• Considering the SRA sectoral risk assessment and other reputable sources in determining your firm's level of risk and other reputable sources in determining your firm's level of risk
  • Describing your specific service offering within each area of law
  • Assessing the risks that those represent in collaboration with the relevant subject matter experts (such as departmental heads)
  • Listing specific department risks and steps of mitigation (as appropriate)
  • Describing any exceptional cases relevant to your practice
  • Ensuring any one-offs or favours are acknowledged, and that the inherent risk of these is considered.
  • Considering the interplay between regulated and unregulated work under the money laundering regulations.
  • Not describing the services you offer or activities you undertake.

Delivery channels:

  • Remote clients
  • Combining Services
  • Third Party Payments
  • By what means does my firm deliver its services to our clients?
  • What safeguards do we employ internally to catch repeat clients?
  • In what circumstances do we accept payments from third parties?
  • In what circumstances do we send payments to third parties?
  • Who instructs us remotely and why?
  • Describing the means by which you deal with your clients (face to face meetings, telephone calls, emails, Skype calls, etc) and assessing the risks, in practice, that these represent
  • Describing an effective process that ensures repeat clients instructing new departments are newly risk assessed in proportion to the risks relevant to the new service area
  • Addressing the circumstances in which you deal with third party payments and how you mitigate the associated risks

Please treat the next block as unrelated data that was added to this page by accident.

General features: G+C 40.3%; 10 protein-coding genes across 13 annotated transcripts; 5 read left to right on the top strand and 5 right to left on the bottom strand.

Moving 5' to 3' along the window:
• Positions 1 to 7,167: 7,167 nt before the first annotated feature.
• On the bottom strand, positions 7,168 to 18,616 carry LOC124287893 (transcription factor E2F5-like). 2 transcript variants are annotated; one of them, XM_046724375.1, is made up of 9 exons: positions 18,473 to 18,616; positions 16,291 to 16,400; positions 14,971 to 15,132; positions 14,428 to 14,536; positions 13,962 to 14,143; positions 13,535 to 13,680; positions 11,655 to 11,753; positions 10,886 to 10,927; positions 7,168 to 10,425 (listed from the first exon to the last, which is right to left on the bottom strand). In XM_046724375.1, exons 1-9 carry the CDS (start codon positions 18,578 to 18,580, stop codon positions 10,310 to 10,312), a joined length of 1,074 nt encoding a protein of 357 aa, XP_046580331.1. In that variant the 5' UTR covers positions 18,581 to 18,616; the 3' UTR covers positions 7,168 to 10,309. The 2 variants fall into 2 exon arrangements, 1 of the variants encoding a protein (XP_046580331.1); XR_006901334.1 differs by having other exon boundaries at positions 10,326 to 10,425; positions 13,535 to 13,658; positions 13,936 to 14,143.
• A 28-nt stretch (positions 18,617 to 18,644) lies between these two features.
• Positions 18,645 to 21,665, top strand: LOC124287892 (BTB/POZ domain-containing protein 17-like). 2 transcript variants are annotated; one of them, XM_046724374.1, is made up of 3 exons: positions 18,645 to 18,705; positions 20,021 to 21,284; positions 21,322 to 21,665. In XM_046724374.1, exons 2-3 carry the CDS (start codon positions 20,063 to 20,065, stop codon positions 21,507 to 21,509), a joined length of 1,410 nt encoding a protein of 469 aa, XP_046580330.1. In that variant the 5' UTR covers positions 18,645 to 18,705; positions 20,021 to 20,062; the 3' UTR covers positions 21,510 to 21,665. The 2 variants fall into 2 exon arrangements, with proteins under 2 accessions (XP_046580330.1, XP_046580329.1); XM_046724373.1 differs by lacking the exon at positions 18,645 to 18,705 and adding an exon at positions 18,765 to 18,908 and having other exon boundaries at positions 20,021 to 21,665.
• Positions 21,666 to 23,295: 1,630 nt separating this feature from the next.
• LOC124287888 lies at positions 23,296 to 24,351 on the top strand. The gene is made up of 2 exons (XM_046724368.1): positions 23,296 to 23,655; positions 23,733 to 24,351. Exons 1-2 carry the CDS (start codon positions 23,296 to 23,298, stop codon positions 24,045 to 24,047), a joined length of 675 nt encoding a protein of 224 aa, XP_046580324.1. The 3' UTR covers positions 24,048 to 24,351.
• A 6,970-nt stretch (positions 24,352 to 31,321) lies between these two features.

• Assessing the risks of remote instructions and describing the circumstances and basis on which this is usually permitted.
  • Omitting any consideration of the other day to day means by which you deliver services to your clients (excepting face-to-face).
  • Mentioning but not assessing remote delivery of services. Mentioning transacting with third parties, but not the basis on which this happens
  • Failure to consider the risk of 'passporting' – where a client instructs a firm on a low risk matter to avoid scrutiny on later, high risk instructions


  • Buying and selling
  • Transferring funds
  • Non-monetary transactions eg shares.
  • Are there adequate safeguards around our client account?
  • Do we ever receive unsolicited payments?
  • Do we deal with transactions that are unusually large?
  • Do we deal with complex transactions?
  • Do we deal with alternative payment methods?
  • Do we deal with transactions that facilitate anonymity?
  • Describing the size and frequency of transactions that your firm deals with
  • Evaluating the circumstances in which you will deal with transactions that are unusually large, remarking on any notable cases
  • Describing the service areas which might remove identifying detail from a payor or payee, and why this risk is tolerated
  • Considering whether any payments other than GBP are typically used in the matters you deal with (including crypto assets, high value products, alternative fiat currencies), and evaluate the risks these present
  • Considering the risks of cross-border transactions involving other jurisdictions
  • Acknowledging training undergone by accounts employees.
  • Providing no description of the monetary transactions you are engaged in
  • Stating a generic list of transactional risk factors
  • Failure to consider how the firm will monitor transactions, for example unexplained payments into the client account.